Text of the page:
They went to the old city every morning to steal bread, running over cobbled streets and past the tilting, ancient buildings.
They were about the same height, and looked like they might have been siblings—but for the way the boy looked at the girl. He was obviously in love with her. She was 18 months older than he, and her brown hair was long, kinked and matted. They wore rags, and his feet and legs were covered in sores from the vermin that infested the low-lying city.
"Hey!" she said, reaching for Flynn as he turned abruptly away from her and headed down a side alley. "Where are you going?"
But Flynn ignored her and kept pattering toward the door.
"Flynn!" she hissed. "C'mon! We've got to go!"
But in a moment, Flynn was standing before the door. Again. The alley sloped down here and the stones were thick with moss and algae from the water—and other, less pleasant things—that seeped from the old buildings.
He stood before the door, staring at it hard. He was poised on the balls of his feet.
Sophie came up behind him, tugging on his arm to pull him away. "C'mon! Let's go."
He glanced at her, and his eyes were shining. "I'm gonna open it."
"No!" she said, her brows creased. "What is your deal with this stupid door? Can't you just let it go?"
"There's something there. I can feel it. Maybe we'll find something for Kyle. Maybe it's a ... you know."
"So what if it is?" she said. "Who cares?! Just leave it alone!"
"What? You scared?" Flynn said, teasing lightly.
She was holding his arm now, protectively, pulling him back and closer to her. "C'mon, Flynn, can't you smell it? Please, let's just go."
Flynn flared his nostrils and tasted the air pouring from a hole in the old door. It smelled sulfurous and richly organic, like a just-popped match and swamp mud. "Yeah," he said. "I smell it."
"So what else do you need to know? Isn't that enough?"
"You know, I don't get you," Flynn said, turning on her again. "You'll steal anything that's not nailed down, but you're too scared to open a stupid door? What's the big deal?"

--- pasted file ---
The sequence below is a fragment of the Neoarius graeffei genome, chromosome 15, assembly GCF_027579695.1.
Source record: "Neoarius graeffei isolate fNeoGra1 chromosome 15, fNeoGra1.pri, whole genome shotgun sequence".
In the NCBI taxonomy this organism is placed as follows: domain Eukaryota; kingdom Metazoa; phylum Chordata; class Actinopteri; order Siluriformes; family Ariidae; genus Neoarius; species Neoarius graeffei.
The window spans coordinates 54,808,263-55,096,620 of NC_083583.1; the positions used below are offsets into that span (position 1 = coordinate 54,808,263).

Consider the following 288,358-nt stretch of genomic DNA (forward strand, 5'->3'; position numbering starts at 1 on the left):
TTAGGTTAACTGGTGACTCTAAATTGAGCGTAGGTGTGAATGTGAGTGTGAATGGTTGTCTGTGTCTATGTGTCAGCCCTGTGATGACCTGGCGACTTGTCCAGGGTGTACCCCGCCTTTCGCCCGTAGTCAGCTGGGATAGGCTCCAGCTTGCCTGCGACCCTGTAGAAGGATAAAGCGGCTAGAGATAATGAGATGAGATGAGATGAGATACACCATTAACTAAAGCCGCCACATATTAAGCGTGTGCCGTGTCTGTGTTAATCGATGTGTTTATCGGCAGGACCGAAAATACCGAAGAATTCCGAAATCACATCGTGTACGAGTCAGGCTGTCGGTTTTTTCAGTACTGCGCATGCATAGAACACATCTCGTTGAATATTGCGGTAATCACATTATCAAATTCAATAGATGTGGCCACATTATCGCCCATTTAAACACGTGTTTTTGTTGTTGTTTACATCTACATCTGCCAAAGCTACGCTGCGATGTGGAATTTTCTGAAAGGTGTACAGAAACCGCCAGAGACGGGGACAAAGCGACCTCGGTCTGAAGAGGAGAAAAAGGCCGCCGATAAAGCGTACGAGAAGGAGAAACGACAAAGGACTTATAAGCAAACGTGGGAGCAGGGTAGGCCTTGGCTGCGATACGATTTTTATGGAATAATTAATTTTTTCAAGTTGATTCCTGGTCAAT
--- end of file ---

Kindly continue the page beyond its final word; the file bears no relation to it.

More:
"Because I don't believe in getting killed ... or worse ... over nothing. If there was food behind the door, I'd think about it. But there isn't. And—"
But Flynn had shaken her off and was nearing the door. He reached out slowly and put his hand on the old latch. It was cold, and the smell here was stronger. He figured the door opened into a tunnel, or maybe stairs leading down, under the city. It was an old city, built two thousand years ago over a series of natural catacombs in the rock below. But no one went into the catacombs. Even the street kids, who weren't afraid of anything, shied away from the various doors and holes and sluice gates leading down. The city was full of stories.
Behind him, Sophie was watching with terror on her face. "Flynn," she tried again, "please. I've seen what they can do."
He turned around sharply. "So have I."
Sophie bit off her next words and hunched inward under his withering gaze. A dragon had taken his father—how could she have forgotten that?
"I'm sorry. You know I—"
"Are you gonna leave me?" Flynn said. "If I go in, will you go with me?"
Sophie nodded through the tears that sprang into her eyes. "You know I would never leave you," she said. "You know I wouldn't. But—"
The alley echoed with a sharp crack as Flynn suddenly wrenched the clasp open and pushed against the thick, spongy wood. At first, the door wouldn't budge, but then it gave way and fell inward with a crash. A rush of air came at him from the blackness, and as he recoiled from the stink he saw that he had been right: there were slick stairs leading down into blackness.
He turned around, his eyes shining. "C'mon," he said. "I'm not afraid."
Sophie came forward slowly to stand next to him. "Why do you have to do this?" She was barely whispering.
Flynn didn't answer because the answer would have been too hard for him to put into words. He needed to see one again, yes, but mostly he wanted to test himself against his fear. And he wanted to see if what they were saying about him was true, that he had a rare gift.
The last thing he did before stepping into the darkness of the first step was reach out and take her hand.